Junior receives CLS scholarship to study in Turkey

Cornell College junior Muriel Grubb will spend the summer studying Turkish in Ankara, Turkey, as part of the highly competitive Critical Language Scholarship Program sponsored by the U.S. Department of State.

Junior Muriel Grubb
Junior Muriel Grubb will spend the summer in Turkey studying the Turkish language.

Grubb, an archaeology major, will spend two and a half months with a family in Turkey while studying Turkish and participating in cultural immersion activities designed to give her an understanding of the country’s politics, history, and culture. This will be her second time visiting the country; she went to Istanbul in 2013 as a student at the University of Minnesota.

“I absolutely loved the country,” she said.

Her decision to apply to the CLS program, which covers the entire cost for participants, including travel and living expenses, was driven by both her interest in Turkey and her passion for archaeology. Many archaeology students study French or German, but while taking a course at Cornell on the history and spread of Islam, she realized that the Ottoman Empire was in control of parts of Eastern Europe and Western Asia for centuries—far longer than recent colonial powers.

“I thought I would learn a lot more by studying Turkish,” she said.

For her application to the program, she consulted with a number of faculty and staff at Cornell, including Johanna Schuster-Craig, associate professor of German; Lynne Ikach, the CLS advisor on campus; and Laura Farmer, director of the writing studio.

Schuster-Craig, who speaks Turkish in addition to German, laid out options for Grubb to study archaeology in Turkey, and the CLS program was part of that. Ikach helped guide her through the application project, and Farmer helped with the many writing assignments the application required.

“Laura helped me so much with my statements,” Grubb said.

One of the most challenging parts of the application process was how to make herself stand out, she said. She had two advantages. The first was the fact she has traveled extensively, not just abroad, but across the United States. Her parents are geologists, and they’ve taken her to 43 states.

“I’ve had a chance to see a lot of America,” she said, “and I think I can speak about the American experience to people who haven’t been here.”

The other advantage is more recent—her time at Cornell. She’s been a part of the archaeology club, which led her to spend last summer on an archaeological dig in Israel; she spent Block 1 doing field work; and earlier this year she had an internship with the Office of the State Archaeologist in Iowa City, Iowa. But in addition to those experiences, the college’s One Course At A Time curriculum gave her a ready answer to one of the more challenging questions on the CLS application—how she would handle doing a year’s worth of language study in just two and a half months.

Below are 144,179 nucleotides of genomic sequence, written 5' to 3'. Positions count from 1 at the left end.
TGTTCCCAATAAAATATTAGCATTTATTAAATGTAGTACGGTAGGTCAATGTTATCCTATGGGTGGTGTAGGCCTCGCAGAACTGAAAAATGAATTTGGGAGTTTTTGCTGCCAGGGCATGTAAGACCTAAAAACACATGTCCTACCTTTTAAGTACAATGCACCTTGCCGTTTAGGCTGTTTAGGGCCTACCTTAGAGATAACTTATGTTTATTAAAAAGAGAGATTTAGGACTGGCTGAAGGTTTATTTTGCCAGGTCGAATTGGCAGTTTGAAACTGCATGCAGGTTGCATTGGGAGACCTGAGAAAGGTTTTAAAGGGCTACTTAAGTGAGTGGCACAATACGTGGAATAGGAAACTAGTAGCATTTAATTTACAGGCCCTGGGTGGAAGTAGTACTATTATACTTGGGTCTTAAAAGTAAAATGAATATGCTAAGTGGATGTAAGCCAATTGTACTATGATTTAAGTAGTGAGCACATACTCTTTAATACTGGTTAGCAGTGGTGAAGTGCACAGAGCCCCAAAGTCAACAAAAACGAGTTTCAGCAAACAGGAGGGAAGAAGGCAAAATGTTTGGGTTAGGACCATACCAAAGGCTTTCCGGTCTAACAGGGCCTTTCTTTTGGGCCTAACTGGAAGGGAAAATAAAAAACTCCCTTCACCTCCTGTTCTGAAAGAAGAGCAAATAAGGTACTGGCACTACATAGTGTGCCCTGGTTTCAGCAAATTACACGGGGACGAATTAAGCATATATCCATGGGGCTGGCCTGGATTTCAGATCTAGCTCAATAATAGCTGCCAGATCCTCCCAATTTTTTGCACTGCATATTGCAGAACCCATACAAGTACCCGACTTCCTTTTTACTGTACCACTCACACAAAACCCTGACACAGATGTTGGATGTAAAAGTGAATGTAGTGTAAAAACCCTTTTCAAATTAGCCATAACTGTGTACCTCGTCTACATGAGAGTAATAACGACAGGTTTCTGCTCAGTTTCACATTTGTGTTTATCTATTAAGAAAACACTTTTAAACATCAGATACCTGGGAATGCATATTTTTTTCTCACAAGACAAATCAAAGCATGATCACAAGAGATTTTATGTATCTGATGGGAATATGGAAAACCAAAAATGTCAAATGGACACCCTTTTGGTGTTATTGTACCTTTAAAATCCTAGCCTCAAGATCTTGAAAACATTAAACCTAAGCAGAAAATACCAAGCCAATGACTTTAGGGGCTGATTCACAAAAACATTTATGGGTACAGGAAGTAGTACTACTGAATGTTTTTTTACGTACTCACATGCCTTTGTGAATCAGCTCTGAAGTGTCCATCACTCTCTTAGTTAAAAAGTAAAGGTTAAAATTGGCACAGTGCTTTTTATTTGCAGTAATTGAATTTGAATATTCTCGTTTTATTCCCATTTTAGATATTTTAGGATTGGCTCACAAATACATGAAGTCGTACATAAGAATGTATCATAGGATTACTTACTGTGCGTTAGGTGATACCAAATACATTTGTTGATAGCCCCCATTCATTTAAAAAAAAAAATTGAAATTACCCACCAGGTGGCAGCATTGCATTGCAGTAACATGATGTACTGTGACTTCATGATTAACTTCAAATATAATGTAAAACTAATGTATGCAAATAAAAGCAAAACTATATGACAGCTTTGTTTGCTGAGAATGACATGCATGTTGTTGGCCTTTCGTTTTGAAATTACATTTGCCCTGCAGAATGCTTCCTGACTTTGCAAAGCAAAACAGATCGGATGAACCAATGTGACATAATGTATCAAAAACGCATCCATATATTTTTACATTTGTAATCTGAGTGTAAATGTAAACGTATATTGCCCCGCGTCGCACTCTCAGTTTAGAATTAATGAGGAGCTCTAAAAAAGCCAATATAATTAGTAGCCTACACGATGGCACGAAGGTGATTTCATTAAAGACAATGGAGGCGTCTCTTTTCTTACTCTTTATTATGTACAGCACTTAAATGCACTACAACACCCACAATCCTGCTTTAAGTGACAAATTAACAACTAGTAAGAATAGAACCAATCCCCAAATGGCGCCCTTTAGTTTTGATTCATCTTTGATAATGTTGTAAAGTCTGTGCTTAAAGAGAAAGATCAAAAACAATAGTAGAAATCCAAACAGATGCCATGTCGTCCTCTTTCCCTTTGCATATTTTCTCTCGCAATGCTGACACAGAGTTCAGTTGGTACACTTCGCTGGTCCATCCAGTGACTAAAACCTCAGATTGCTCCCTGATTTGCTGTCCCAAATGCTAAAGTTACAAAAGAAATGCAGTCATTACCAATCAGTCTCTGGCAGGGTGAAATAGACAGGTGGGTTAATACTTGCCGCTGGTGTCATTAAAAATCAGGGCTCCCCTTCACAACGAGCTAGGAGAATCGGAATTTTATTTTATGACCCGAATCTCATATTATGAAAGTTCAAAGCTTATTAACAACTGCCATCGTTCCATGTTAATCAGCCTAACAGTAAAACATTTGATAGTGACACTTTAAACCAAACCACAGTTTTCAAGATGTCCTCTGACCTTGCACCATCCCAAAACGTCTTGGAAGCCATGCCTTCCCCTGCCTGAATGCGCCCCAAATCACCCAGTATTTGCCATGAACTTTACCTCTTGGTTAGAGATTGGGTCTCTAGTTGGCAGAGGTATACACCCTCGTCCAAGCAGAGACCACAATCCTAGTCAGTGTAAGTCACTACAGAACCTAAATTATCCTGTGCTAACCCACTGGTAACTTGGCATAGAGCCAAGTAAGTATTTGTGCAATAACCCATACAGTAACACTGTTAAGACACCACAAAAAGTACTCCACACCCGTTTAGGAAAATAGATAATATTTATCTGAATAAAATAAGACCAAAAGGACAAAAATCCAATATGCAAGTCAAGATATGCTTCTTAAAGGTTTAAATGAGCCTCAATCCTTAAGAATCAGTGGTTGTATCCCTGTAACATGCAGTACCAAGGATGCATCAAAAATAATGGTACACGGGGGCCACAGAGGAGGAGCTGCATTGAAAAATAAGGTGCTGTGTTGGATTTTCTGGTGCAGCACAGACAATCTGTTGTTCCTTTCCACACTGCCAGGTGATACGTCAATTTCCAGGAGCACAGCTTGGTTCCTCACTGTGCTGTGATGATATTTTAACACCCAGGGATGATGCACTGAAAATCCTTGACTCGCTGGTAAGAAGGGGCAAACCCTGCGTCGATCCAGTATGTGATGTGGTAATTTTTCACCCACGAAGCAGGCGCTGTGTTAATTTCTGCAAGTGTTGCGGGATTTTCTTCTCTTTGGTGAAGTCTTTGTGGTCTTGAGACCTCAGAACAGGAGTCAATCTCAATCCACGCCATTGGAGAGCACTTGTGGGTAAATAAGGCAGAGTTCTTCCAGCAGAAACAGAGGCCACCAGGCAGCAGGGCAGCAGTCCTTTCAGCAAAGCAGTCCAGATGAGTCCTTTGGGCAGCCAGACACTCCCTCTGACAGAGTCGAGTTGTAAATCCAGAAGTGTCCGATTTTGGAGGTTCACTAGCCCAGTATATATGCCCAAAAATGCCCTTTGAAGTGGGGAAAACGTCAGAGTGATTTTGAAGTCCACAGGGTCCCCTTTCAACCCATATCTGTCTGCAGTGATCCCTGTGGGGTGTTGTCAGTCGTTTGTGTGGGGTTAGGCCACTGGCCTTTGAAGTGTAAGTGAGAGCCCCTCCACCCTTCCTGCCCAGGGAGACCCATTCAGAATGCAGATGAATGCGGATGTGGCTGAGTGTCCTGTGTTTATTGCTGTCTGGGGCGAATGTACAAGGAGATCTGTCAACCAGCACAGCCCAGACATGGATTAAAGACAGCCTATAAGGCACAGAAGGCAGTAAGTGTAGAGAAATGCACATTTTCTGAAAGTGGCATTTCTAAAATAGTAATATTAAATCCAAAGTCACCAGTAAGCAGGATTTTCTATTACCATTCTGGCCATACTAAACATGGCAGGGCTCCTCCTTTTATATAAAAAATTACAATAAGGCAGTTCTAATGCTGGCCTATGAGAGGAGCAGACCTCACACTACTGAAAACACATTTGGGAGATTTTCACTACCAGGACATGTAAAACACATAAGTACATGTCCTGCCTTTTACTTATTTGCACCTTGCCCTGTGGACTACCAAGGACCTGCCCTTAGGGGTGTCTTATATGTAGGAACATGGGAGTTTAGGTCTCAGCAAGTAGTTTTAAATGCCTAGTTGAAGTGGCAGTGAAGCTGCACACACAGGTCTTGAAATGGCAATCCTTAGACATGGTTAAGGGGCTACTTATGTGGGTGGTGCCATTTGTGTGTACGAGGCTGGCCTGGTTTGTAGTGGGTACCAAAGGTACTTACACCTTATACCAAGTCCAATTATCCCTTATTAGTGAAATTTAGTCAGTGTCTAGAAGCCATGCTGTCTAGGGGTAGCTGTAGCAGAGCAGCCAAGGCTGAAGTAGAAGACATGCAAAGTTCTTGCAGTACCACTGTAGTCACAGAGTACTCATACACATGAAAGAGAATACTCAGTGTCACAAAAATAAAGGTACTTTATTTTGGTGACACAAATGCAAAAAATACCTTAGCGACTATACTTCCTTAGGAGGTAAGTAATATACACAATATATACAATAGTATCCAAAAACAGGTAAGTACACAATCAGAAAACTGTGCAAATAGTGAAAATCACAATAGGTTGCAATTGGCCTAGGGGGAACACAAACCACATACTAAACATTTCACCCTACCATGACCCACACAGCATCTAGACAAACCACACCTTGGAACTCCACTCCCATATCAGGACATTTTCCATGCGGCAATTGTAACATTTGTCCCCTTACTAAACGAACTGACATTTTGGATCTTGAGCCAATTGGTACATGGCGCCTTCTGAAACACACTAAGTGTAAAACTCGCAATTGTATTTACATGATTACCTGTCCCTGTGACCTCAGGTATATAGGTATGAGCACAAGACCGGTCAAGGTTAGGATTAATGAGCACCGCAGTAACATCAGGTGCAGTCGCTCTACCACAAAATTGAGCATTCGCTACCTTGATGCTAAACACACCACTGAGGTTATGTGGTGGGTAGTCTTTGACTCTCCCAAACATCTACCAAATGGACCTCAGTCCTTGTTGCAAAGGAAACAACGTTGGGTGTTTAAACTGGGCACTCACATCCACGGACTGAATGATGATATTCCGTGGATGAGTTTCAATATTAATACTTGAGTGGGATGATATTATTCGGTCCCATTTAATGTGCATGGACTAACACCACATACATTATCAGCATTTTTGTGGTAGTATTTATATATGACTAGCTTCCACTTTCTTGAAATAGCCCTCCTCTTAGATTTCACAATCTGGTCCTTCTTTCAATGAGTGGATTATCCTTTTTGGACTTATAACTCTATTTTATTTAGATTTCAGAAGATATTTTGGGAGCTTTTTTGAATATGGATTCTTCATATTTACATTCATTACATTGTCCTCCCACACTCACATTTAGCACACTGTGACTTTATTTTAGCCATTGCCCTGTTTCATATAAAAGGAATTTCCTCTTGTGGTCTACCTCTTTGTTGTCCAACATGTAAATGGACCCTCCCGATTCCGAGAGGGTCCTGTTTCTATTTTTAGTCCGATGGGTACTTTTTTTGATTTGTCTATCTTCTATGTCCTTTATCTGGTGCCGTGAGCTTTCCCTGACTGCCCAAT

“Because of One Course At A Time I already study subjects really intensely for a month at a time,” she said.

She has some Cornell company in her passion for Turkey. Will Dinneen ’12 spent a year in the country with the Fulbright Program’s English Teaching Assistantship Program  and took part in the CLS program in Turkey between his sophomore and junior years at Cornell. Last year Emily Wenger ’14 also took part in the Fulbright’s English teaching program in Turkey.

The CLS program, sponsored by the U.S. Department of State’s Bureau of Educational and Cultural Affairs, is a fully-funded overseas language and cultural immersion program for American undergraduate and graduate students. With the goal of broadening the base of Americans studying and mastering critical languages and building relationships between the people of the United States and other countries, the program provides study opportunities to a diverse range of students from across the United States at every level of language learning. It is part of a U.S. government interagency effort to dramatically expand the number of Americans studying and mastering critical foreign languages.